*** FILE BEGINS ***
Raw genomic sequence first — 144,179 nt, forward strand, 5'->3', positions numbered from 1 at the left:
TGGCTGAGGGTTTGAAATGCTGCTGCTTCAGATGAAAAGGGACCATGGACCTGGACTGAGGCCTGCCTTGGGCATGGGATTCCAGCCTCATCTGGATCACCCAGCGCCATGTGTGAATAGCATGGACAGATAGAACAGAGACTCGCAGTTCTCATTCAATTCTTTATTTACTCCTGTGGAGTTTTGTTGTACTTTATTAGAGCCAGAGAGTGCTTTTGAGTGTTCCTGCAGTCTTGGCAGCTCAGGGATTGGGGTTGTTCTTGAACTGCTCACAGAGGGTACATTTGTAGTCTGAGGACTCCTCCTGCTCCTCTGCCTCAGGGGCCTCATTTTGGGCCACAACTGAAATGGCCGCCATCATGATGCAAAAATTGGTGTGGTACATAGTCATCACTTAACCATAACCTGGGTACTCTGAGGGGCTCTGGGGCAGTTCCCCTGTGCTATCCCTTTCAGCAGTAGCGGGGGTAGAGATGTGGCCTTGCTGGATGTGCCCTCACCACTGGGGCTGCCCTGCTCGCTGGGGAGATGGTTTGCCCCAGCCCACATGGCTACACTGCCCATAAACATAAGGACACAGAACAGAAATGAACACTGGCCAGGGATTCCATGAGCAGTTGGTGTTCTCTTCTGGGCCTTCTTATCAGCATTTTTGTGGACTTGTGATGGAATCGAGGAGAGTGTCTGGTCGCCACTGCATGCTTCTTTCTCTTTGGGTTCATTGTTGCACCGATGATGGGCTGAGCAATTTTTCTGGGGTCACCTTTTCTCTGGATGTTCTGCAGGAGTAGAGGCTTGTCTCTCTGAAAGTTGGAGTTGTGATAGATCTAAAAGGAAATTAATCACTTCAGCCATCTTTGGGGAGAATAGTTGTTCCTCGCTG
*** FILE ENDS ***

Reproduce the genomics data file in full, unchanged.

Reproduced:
Raw genomic sequence first — 144,179 nt, forward strand, 5'->3', positions numbered from 1 at the left:
TGGCTGAGGGTTTGAAATGCTGCTGCTTCAGATGAAAAGGGACCATGGACCTGGACTGAGGCCTGCCTTGGGCATGGGATTCCAGCCTCATCTGGATCACCCAGCGCCATGTGTGAATAGCATGGACAGATAGAACAGAGACTCGCAGTTCTCATTCAATTCTTTATTTACTCCTGTGGAGTTTTGTTGTACTTTATTAGAGCCAGAGAGTGCTTTTGAGTGTTCCTGCAGTCTTGGCAGCTCAGGGATTGGGGTTGTTCTTGAACTGCTCACAGAGGGTACATTTGTAGTCTGAGGACTCCTCCTGCTCCTCTGCCTCAGGGGCCTCATTTTGGGCCACAACTGAAATGGCCGCCATCATGATGCAAAAATTGGTGTGGTACATAGTCATCACTTAACCATAACCTGGGTACTCTGAGGGGCTCTGGGGCAGTTCCCCTGTGCTATCCCTTTCAGCAGTAGCGGGGGTAGAGATGTGGCCTTGCTGGATGTGCCCTCACCACTGGGGCTGCCCTGCTCGCTGGGGAGATGGTTTGCCCCAGCCCACATGGCTACACTGCCCATAAACATAAGGACACAGAACAGAAATGAACACTGGCCAGGGATTCCATGAGCAGTTGGTGTTCTCTTCTGGGCCTTCTTATCAGCATTTTTGTGGACTTGTGATGGAATCGAGGAGAGTGTCTGGTCGCCACTGCATGCTTCTTTCTCTTTGGGTTCATTGTTGCACCGATGATGGGCTGAGCAATTTTTCTGGGGTCACCTTTTCTCTGGATGTTCTGCAGGAGTAGAGGCTTGTCTCTCTGAAAGTTGGAGTTGTGATAGATCTAAAAGGAAATTAATCACTTCAGCCATCTTTGGGGAGAATAGTTGTTCCTCGCTG